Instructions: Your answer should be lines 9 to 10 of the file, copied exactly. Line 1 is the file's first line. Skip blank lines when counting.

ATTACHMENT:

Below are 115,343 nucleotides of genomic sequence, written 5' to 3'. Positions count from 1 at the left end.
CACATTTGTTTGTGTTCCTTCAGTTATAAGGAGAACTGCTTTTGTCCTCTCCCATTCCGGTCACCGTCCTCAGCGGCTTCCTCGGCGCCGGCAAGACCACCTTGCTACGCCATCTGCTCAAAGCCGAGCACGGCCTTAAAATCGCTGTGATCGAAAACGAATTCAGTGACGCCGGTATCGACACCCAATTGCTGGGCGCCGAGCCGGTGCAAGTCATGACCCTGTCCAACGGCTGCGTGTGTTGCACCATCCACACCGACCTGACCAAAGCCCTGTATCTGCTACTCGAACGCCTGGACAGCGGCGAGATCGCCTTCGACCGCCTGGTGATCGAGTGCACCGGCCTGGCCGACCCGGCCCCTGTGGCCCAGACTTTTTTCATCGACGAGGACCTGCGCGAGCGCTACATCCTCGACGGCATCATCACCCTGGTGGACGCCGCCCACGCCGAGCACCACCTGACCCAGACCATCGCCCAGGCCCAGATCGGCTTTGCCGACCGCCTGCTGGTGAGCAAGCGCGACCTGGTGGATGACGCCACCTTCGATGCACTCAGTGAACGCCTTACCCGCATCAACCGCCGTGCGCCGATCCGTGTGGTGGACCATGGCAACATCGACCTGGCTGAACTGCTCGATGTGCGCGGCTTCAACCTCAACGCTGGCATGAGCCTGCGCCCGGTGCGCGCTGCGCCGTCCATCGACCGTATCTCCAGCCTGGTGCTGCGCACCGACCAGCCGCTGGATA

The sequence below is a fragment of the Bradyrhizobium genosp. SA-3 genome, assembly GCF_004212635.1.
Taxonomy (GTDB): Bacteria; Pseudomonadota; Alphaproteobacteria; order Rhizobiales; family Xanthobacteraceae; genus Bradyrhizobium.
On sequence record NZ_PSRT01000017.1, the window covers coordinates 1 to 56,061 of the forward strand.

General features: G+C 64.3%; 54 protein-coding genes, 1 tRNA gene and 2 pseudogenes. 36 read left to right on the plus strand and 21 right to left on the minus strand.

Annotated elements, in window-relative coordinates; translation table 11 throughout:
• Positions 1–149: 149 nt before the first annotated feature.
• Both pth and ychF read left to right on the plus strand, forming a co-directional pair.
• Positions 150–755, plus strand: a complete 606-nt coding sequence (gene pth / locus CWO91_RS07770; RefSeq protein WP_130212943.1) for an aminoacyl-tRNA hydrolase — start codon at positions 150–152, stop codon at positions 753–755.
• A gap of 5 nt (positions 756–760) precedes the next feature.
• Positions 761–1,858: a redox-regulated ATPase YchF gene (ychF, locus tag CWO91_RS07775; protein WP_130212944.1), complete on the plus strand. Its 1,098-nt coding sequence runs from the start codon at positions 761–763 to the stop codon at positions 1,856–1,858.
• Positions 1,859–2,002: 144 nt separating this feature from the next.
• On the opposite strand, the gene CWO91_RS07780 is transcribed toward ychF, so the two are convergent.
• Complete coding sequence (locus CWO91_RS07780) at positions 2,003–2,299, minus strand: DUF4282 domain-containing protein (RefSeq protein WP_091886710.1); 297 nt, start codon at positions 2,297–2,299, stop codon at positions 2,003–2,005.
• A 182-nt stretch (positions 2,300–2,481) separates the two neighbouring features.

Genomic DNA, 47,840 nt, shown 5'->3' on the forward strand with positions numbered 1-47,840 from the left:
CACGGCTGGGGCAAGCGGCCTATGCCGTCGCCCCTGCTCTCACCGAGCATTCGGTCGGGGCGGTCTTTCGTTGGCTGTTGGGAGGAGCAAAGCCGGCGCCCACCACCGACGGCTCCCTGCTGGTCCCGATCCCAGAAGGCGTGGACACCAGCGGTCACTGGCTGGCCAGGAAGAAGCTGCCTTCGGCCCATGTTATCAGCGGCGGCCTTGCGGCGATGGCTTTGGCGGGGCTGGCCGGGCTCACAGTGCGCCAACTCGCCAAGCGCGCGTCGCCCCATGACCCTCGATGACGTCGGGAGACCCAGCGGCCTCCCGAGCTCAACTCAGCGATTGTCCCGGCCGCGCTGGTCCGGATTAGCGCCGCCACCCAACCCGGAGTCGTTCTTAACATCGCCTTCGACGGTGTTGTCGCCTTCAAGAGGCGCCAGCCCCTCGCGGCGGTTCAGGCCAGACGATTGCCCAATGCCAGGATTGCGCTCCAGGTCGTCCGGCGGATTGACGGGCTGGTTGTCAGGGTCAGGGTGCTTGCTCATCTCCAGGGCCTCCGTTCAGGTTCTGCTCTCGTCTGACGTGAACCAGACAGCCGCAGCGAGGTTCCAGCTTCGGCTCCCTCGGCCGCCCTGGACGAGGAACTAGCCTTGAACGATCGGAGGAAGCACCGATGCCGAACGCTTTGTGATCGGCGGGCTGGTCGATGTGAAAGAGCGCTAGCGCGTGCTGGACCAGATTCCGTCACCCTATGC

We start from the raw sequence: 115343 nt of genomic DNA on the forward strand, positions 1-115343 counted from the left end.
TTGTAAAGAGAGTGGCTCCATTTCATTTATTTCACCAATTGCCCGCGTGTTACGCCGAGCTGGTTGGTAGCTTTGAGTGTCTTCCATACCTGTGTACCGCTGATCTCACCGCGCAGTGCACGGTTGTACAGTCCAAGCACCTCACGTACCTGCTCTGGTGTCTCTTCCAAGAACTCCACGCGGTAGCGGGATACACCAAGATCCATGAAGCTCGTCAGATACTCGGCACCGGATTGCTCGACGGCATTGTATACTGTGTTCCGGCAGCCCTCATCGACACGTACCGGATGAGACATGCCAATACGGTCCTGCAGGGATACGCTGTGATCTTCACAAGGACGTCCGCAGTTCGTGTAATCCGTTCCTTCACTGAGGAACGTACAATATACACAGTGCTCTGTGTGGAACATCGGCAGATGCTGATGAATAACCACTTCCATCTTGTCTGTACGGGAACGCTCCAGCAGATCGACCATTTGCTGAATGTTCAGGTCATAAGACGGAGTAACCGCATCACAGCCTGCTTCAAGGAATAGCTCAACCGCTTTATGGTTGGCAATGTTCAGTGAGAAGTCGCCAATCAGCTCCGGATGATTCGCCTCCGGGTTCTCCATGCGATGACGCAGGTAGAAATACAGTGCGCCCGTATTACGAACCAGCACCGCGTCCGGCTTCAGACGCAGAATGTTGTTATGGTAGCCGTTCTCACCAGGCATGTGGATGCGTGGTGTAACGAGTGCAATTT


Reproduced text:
• Both pth and ychF read left to right on the plus strand, forming a co-directional pair.
• Positions 150–755, plus strand: a complete 606-nt coding sequence (gene pth / locus CWO91_RS07770; RefSeq protein WP_130212943.1) for an aminoacyl-tRNA hydrolase — start codon at positions 150–152, stop codon at positions 753–755.